Most helpful positive review
29 of 30 people found the following review helpful
You have to have it!
on December 5, 2009
The concept of the Green Lantern Corps is one of the genuinely genius ideas in comics. Superficially similar in nature to the Jedi Knights of Star Wars, the Green Lantern Corps are essentially space police, and their tales chronicle the exploits of sentient representatives from various solar systems around various galaxies, given immensely powerful green rings that are powered by will. Lanterns know no fear, or are at least able to overcome it.
The ongoing Green Lantern series chronicles the adventures of Earth's greatest Green Lantern, Hal Jordan, a smart, tough, not-big-into-planning test pilot with a healthy scepticism of authority, a certain talent with women and an indomitable will. Green Lantern: Agent Orange, collects issues 39-42 of the ongoing series, and parts of Blackest Night 0, as well as sections of the Tales of the Green Lantern Corps mini-series, and is one of the best single Green Lantern or comic stories you'll read all year, and there are a lot by Geoff Johns. To be enjoyed to its fullest though, I would recommend also buying the previous volume in this series, "Rage of the Red Lanterns" which is fantastic. This is not essential, but will greatly enhance the reading experience.
(If you're new to Green Lantern and can't afford to start from the first volume "Rebirth," then I would suggest at least going as far back as Green Lantern Secret Origin. That triumvirate of collections should be enough to give you the sweep and scope of the characters and the worlds involved.)
The story pits Hal against one of the most intriguing "villains" to come out of comics in a while, and is a sly allegory on Geoff Johns' part for the obsessive comic fan (at one point, the character declares, in response to Hal grabbing his Lantern, "Don't you dare dent it. It's in mint condition.") Larfleeze, (a combination of "lard" and "sleeze"), is an upright boar crossed with a muppet; with long spindly arms and legs, constantly drooling mouth and a head perpetually ablaze with the orange light of avarice. (Green was taken!) He wields the orange lantern of greed, and is the sole living embodiment of that power, although, he manifests an entire corps of "orange lanterns" from the spirits of creatures he has killed or consumed.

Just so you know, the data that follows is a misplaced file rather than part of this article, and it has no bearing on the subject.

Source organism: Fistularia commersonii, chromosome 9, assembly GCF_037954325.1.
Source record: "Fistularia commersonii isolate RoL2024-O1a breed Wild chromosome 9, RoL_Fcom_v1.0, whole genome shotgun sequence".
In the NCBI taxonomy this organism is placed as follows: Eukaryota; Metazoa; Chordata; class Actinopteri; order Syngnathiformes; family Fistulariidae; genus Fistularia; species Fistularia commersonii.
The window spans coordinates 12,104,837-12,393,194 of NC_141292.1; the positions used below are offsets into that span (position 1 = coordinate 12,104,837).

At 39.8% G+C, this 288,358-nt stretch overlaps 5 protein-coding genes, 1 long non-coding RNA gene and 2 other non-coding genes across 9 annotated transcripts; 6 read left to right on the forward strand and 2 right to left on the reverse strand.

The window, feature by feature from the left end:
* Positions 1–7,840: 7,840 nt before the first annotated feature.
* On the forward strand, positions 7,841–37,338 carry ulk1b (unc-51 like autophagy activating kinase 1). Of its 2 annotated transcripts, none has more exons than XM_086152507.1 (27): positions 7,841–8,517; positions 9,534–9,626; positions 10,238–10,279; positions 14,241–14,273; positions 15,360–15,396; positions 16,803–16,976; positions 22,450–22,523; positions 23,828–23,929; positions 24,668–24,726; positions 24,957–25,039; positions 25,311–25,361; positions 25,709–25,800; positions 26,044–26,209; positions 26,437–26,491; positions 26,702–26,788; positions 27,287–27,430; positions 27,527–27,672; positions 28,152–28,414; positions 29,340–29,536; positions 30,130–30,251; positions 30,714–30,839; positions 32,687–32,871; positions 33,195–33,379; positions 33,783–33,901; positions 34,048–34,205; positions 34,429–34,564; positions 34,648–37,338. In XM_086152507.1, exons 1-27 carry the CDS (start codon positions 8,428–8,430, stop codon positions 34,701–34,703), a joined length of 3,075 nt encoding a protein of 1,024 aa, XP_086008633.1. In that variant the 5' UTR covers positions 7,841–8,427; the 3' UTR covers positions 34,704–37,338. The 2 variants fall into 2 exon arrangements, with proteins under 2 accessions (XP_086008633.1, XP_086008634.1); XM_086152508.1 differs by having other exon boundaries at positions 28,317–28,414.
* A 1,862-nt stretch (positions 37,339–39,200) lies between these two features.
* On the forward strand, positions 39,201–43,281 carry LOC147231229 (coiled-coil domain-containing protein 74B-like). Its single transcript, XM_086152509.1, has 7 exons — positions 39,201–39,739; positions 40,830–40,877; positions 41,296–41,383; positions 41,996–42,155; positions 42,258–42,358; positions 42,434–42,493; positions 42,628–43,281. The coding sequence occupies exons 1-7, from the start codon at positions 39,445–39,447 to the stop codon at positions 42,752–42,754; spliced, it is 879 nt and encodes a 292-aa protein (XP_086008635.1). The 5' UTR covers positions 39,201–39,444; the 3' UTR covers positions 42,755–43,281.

Hidden secretly away in the star system Vega for millenia, Larfleeze is finally disturbed by foolhardly "Controllers," immensely powerful beings related to the Guardians of the Universe, founders of the peacekeeping Green Lantern Corps. Larfleeze had entered into a secret pact with the Guardians, a pact which has now been disturbed by the entrance of the Controllers, and aims to keep his promises no more. He threatens the Guardians with retaliation at their "betrayal" and the Guardians go to the Vega system to investigate. Hal, who is currently suffering from having both a green ring (powered by will) and a blue one (powered by hope) cancelling the other out, gets taken along with the Guardians on this errand. (The background to this development can be found in Rage of the Red Lanterns, the previous volume in the series.) Mayhem, adventure, some horror and much humour ensues, and the reader is delighted every step of the way.
The writing by Geoff Johns here is excellent and represents the best in graphic storytelling in the space opera genre currently being published. While the inherently silly concept of various colored lanterns powered by different emotions, and represented by a different color of the spectrum, would seem childish in lesser hands, Johns manages to bring a level of sophistication and gravitas to the concept that sells it well. Phillip Tan does an admirable job in the early chapters bringing the exploits of Larfleeze to life, but obvious difficulty with keeping a monthly schedule results in sometimes muddy results in the final two issues, and he has to be helped out by the equally capable Eddy Barrows, whose art style is similar enough that the transition between the two is nearly imperceptible. Tan does an excellent job of designing most of the characters in this volume though, and his lush and detailed pencils provides an air of claustrophia to the story that helps ground it and counterbalance its more fantastic elements. The characters and worlds he draws have texture, and his Larfleeze is at once fascinating and disgusting to watch on the page. Some pages though suffer from insufficiently clear panel layout, and like most young artists working today, clarity of storytelling is not always the main priority. Thankfully, there's more to admire here than to dislike, and the art overall on Agent Orange is actually pretty good.
With Green Lantern: Agent Orange, Geoff Johns builds yet another intriguing pillar in this massive and epic tale about the prophesied "war of light," between the various factions of the emotional spectrum. With Larfleeze, he has managed to create one of the single most intriguing, original and exciting characters to come out of the Green Lantern mythos in a while. The four chapters plus a few extra pages of story here seem a little slight if you're looking for a chunky, meaty cosmic saga to sink your teeth into. But on its own, the volume is completely entertaining and satisfying as a significant chapter in the overall Blackest Night saga Johns is working towards.
I highly recommend this!